It’s becoming a mobile-first world

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In the last day, I’ve gotten two notes from start-ups that began on the web but have seen their businesses transformed by mobile, as users increasingly shift their consumption to mobile apps and browsers. This might seem obvious in a world in which services like Twitter and Pandora now get most of their traffic from mobile. But it bears highlighting because the trend is happening across all sorts of apps and websites and that has implications for developers, publishers and businesses, who must now consider what a mobile-first world looks like.

The latest examples came to me from online design store Fab.com, which just launched in June and then pushed out its first mobile apps for iOS and Android in October. In just three months, it said that 30 percent of its traffic is now on mobile. MyYearbook, a social networking site that was bought by Quepasa last year, said, thanks to a big holiday push, it now has 54 percent of its traffic coming in on mobile.

Now, these are just two examples, but it shows that though they both got their start on the web, they’re increasingly running mobile services. Twitter’s mobile traffic is up to 55 percent while Pandora is up to 60 percent according to Mary Meeker, of Kleiner Perkins. That’s happening quickly with Facebook as well, which has 350 million of its 800 million users actively accessing the social network through mobile channels.

Meeker highlighted this at the Web 2.0 summit in October, showing how mobile search, payments and shopping has taken off in the last two years. Online shopping destinations like eBay are seeing more and more sales via mobile devices. IBM said that 18.3 percent of all online sessions on retailers’ sites on Christmas were initiated from a mobile device, compared to 8.4 percent in 2010.

Meanwhile, Google is increasingly capitalizing on the growth of mobile searches by encouraging businesses to think mobile first. It has said that 44 percent of last minute holiday shopping searches was expected to be by mobile and 79 percent of smartphone users currently utilize their phones to help with price comparison, product searches and locating a retailer.

The fact is, thanks to smartphones and tablets, the way people are going to services and destinations is changing. People are accessing stuff all the time on the go and that requires developers and publishers to think mobile first.

Om Malik touched on this last month when he talked about the redesign of his personal website Om.co. Here’s what he wrote:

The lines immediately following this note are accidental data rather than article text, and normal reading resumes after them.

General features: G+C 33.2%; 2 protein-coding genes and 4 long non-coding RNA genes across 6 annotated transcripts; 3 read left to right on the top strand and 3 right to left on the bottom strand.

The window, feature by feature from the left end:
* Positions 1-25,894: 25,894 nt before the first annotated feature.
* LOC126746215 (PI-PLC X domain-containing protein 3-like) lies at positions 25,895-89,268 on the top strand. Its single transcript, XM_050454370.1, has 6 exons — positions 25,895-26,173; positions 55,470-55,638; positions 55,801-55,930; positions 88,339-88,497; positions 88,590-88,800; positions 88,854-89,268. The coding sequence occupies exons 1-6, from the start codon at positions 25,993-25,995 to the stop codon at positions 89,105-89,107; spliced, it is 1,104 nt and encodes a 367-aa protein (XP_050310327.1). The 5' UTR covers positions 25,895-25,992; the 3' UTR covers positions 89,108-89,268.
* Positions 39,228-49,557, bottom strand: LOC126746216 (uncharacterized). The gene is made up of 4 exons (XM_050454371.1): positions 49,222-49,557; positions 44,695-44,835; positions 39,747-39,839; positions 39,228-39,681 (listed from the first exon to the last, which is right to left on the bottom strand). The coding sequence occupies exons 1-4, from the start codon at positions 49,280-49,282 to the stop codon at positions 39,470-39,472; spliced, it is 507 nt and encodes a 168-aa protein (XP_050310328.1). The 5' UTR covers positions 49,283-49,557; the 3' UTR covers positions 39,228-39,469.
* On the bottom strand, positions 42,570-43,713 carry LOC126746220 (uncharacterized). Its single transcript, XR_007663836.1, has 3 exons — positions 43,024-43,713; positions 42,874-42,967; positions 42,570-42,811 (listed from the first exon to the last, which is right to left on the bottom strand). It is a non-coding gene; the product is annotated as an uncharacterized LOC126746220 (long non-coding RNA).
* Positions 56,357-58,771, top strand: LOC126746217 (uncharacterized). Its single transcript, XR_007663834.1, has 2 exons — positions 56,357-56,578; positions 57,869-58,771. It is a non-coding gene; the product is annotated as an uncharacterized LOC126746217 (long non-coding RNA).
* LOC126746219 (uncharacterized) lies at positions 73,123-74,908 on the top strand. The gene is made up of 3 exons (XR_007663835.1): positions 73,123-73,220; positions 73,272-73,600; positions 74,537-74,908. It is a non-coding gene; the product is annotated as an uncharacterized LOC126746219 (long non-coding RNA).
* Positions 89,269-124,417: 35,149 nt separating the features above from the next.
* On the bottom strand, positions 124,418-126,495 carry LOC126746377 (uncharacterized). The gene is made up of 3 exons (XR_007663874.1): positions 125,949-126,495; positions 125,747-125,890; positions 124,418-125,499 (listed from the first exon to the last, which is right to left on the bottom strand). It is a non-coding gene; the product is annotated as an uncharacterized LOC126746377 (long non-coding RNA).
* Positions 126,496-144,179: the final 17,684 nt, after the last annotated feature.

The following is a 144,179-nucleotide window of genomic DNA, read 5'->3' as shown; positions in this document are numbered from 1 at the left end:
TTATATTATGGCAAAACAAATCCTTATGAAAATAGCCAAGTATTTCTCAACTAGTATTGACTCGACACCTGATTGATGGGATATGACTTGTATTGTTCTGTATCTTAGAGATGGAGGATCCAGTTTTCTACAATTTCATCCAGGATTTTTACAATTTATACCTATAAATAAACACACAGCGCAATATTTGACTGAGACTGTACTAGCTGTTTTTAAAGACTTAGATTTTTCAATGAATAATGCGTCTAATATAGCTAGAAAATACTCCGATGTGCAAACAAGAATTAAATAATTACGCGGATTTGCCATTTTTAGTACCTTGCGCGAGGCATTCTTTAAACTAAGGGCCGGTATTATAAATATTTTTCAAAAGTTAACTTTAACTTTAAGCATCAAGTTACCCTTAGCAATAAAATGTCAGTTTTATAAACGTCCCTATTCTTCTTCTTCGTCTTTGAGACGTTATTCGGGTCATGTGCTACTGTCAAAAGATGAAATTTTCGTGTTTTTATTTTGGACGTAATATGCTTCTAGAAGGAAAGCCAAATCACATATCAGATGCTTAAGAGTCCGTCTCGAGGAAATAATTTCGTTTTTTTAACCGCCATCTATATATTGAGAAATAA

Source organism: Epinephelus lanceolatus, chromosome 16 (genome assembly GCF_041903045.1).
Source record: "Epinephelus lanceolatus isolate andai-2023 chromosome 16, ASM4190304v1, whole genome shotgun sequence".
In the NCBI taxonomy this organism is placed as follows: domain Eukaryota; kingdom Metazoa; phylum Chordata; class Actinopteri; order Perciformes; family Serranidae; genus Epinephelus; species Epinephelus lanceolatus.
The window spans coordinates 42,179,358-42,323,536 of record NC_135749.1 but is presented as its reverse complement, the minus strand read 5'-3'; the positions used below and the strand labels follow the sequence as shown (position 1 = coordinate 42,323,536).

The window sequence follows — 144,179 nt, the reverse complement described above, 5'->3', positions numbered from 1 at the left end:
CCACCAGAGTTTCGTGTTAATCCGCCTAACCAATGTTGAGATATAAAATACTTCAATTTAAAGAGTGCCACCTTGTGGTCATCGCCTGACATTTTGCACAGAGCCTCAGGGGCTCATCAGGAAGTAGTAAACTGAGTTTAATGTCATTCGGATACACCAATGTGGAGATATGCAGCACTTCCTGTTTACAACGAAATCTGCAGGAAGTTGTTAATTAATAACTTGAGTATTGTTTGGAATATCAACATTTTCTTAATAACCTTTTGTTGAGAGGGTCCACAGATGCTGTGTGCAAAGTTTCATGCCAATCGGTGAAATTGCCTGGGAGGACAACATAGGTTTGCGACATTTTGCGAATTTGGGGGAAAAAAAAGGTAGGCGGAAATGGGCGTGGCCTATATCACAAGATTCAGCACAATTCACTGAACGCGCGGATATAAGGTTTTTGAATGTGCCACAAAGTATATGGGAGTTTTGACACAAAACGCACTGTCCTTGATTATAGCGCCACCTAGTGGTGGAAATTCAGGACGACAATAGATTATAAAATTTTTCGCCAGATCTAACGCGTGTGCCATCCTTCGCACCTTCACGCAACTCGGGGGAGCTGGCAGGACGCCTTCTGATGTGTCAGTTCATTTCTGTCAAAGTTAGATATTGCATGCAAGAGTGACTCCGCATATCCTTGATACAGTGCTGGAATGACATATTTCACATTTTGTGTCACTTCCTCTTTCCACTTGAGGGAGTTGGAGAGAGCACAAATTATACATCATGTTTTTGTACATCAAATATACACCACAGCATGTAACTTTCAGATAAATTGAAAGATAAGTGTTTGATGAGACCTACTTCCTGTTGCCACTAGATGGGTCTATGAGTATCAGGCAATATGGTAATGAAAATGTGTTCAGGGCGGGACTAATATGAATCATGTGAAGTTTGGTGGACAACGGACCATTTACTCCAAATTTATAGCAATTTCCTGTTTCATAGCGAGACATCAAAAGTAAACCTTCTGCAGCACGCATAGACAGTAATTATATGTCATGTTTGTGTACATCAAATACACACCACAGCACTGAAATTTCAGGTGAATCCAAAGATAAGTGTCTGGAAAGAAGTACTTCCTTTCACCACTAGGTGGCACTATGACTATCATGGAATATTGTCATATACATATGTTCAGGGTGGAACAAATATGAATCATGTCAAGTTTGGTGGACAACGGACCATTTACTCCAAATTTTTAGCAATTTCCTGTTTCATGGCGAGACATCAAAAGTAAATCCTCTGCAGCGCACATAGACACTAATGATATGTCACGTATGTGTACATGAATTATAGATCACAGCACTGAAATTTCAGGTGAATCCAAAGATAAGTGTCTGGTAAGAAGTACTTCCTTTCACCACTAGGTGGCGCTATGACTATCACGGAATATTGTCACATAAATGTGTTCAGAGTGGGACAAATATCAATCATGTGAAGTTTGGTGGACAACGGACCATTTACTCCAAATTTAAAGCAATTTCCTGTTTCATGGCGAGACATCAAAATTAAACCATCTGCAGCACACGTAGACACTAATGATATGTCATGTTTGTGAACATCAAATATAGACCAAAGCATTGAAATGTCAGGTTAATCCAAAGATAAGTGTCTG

When mulling over these changes, I began to wonder how a blog designed primarily for a mobile-first experience might fare. Of course, there would be a web-based version, too, but it would be not the primary focus. Mobile first meant — a great reading experience that allows readers to focus on things that matter — words, photos and videos — not the design flourishes and other elements such as social sharing icons.

Mobile first meant that the layouts would adapt themselves to the display. The iPad version would adapt to that device’s screen size while the iPhone/smartphone version would be even more barebones. The beauty of thinking about “mobile first” is that you get to use the latest in browsers, forget about backward compatibility and at the sometime are able to deploy newest technologies and hacks.

This is increasingly how publishers and developers need to prepare their services. There is still an obvious need for a traditional website but the shifting habits of consumption mean you can’t make mobile an afterthought. People notice if you’re not optimizing for mobile and ignoring mobile users and their experiences can cost publishers. Google quoted a study last year that found that 61 percent of mobile users won’t return to a site if they have trouble accessing it from their phone.

It also means you can’t just water down a site or gin up a simple app. It still needs to have robust functionality because people want to do a lot of things on mobile. And they look to developers to also leverage the unique capabilities of devices, which are location aware and have cameras and other sensors. Some developers may want to think twice about how they implement some web-only features if it can’t be enjoyed by mobile users.

We’re already seeing more mobile apps and start-ups that are beginning on mobile and then looking toward online. But there’s still a ways to go for traditional websites, businesses and services to embrace mobile. With smartphone penetration expected to cross over 50 percent soon in the U.S. and adoption unlikely to slow down, it’s going to mean people going online through the small screen. Those who prepare for a mobile first world are going have the jump when it comes to attracting those consumers.

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